They’ll make new announcements, share a new logo or brand. They might even have online assets like banner ads that they’ll send out to their “valued-added reseller” or “resell chain”.
One of these things becomes your big idea.
Let’s just use white papers as an example. The big idea for a white paper is this: it’s a way for an affiliate to soft sell to get people in, to get a consultation, and then to sell them on the new software solution made by this company.
Preparation Point 5: Thin Slice
So now I take that little topic about white papers and I “thin slice” it.
A white paper is made up of a number of different elements. It has information before and after. There are specific ways to open and close. And how do you give historical value? How do you weave the white paper to be unbiased, but still showcase the value of its subject?
You can thinly slice all these intricacies and nuances of a white paper in the tech arena. Then each slice, or a bundle of 3 or 4 slices, becomes a topic for the introduction of a query letter: a speech that you could give, a presentation, a brief interview for a media outlet connected to your targeted tech companies.
Promotion Point 1: Spread the Word
After writing your query letter, spread the word. Send out between 3 and 20 query letters every week to different outlets.
If you get refused one time, don’t worry about it. If you really want to be published, you really want to be interviewed, you really want to go give a speech, just keep sending it back to them.
Unless the editor tells you “absolutely no”, they’re always looking for new information.
If you’ve thin-sliced your topic well enough, then you should have 50 to 100 different topics, articles, presentations, and conversation starters all lined up pretty succinctly and ready to send out!
Now here’s the thing. You do this until you’re picked up, but don’t propose to do the same interview or article for 2 different, competing outlets. Word gets around really fast and they’ll quickly end the relationship.
Make each slice of content exclusive for the outlet that picks it up, but remember you can always break a thin slice down further and share these thinner slices with the same or a different outlet.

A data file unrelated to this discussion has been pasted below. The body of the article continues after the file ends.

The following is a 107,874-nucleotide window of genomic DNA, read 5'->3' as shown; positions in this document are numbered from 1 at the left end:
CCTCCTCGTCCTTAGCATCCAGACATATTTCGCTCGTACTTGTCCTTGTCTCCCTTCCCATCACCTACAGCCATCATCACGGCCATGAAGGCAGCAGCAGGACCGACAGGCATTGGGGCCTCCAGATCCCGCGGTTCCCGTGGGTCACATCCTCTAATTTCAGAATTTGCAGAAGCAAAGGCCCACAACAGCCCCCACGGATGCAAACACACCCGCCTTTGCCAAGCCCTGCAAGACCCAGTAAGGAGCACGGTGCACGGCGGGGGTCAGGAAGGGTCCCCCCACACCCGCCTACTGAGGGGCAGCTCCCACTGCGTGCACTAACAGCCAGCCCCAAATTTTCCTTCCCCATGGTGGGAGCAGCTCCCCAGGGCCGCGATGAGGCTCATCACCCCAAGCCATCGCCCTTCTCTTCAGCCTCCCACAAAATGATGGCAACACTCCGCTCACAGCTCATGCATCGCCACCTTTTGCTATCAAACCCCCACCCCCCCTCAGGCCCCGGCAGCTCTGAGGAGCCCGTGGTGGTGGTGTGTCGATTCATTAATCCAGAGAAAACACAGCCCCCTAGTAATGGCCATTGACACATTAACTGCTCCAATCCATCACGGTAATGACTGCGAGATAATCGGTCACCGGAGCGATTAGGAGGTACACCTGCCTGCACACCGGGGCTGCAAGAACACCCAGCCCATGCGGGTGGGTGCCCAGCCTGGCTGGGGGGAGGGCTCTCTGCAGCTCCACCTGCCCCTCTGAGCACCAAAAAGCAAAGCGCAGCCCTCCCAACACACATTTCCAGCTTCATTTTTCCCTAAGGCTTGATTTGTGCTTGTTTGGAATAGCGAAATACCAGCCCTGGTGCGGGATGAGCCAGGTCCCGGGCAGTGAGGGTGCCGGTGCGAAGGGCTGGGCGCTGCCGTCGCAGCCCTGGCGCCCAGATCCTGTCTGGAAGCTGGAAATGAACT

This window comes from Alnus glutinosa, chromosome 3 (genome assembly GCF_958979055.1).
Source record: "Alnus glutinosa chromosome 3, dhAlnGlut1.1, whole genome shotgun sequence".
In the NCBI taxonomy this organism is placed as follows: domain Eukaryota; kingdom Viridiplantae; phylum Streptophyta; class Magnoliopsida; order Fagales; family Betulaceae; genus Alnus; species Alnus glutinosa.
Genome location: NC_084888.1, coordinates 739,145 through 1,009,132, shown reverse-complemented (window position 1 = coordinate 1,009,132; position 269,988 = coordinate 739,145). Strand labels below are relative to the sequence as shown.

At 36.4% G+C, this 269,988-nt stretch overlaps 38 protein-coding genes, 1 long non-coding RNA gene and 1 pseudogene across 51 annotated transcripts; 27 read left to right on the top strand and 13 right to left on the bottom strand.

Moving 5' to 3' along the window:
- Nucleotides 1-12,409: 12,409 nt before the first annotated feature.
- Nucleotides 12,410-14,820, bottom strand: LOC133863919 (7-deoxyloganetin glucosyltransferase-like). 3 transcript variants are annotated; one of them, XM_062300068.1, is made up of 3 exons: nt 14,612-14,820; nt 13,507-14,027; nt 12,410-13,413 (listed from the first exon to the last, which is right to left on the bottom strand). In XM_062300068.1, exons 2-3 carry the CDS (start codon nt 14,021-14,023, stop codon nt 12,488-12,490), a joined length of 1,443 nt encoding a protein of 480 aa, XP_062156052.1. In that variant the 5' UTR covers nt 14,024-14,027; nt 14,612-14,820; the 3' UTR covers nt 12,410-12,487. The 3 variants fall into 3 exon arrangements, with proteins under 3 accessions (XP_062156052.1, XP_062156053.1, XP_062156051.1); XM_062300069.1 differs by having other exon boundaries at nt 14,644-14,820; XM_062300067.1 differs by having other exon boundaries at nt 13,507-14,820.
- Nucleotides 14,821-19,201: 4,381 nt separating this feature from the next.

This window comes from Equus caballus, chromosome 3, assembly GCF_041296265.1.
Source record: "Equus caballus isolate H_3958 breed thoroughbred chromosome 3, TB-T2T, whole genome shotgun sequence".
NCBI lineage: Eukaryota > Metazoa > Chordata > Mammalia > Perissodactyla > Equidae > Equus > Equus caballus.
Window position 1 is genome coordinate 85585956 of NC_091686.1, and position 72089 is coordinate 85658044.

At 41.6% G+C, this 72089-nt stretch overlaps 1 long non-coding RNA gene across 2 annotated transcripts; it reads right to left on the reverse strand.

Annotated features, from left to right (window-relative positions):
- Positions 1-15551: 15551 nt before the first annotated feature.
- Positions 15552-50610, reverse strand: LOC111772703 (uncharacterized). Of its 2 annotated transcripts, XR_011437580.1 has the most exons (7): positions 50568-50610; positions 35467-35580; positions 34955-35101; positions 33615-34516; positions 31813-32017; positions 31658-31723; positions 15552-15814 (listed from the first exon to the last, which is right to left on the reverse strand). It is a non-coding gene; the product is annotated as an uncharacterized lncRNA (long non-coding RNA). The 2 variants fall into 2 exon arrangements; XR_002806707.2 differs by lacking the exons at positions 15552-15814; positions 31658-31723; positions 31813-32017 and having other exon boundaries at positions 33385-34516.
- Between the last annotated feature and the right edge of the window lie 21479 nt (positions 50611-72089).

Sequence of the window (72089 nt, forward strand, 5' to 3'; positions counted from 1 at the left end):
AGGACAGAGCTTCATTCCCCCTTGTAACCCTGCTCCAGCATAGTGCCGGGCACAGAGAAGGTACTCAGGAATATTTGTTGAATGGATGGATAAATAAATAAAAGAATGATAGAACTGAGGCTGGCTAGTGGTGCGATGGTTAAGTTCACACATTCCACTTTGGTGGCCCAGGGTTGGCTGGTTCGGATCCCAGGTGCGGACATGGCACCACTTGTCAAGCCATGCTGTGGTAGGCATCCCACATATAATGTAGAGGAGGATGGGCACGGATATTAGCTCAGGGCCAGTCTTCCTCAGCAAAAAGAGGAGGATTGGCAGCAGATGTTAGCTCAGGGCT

In this way you can go to a deeper level and talk about different nuances that will make that thing really, really effective. Talk about it and package it all up together in a way that people might not have heard or talked about before.
Promotion Point 2: Write Your Byline
If you consistently get your name out there and get published, you might get picked up to do a regular gig. For something like this remember that you need a byline.
What’s a byline, you ask?
A byline is information about you and how they get back to you. It includes your name, a tiny USP statement about what you do, and contact information — how to get to your website, etc.
If you’re smart, then you’ll also add a call to action in there: “For more information on this and a full report on this topic, visit joshuaboswell.com/specialreportonwhitepapers.”
The byline is usually included at the bottom of the article, inside the introduction somewhere, or on the webpage where your information is published.
This how you prepare and promote the query letter.
As I’ve said, you can write your way to fame and fortune because once you’re a recognized expert in a field, then people will come to you instead of you always chasing them. When you can do that, then you’ve got peace of mind, consistent income, and a great lifestyle!
But your writing won’t come together without preparation, and it won’t get read without proper promotion.
Share in the comments below your experiences of being seen as an expert, whether through different media channels or some other way. Or ask whatever questions you may have! I’d love to help out.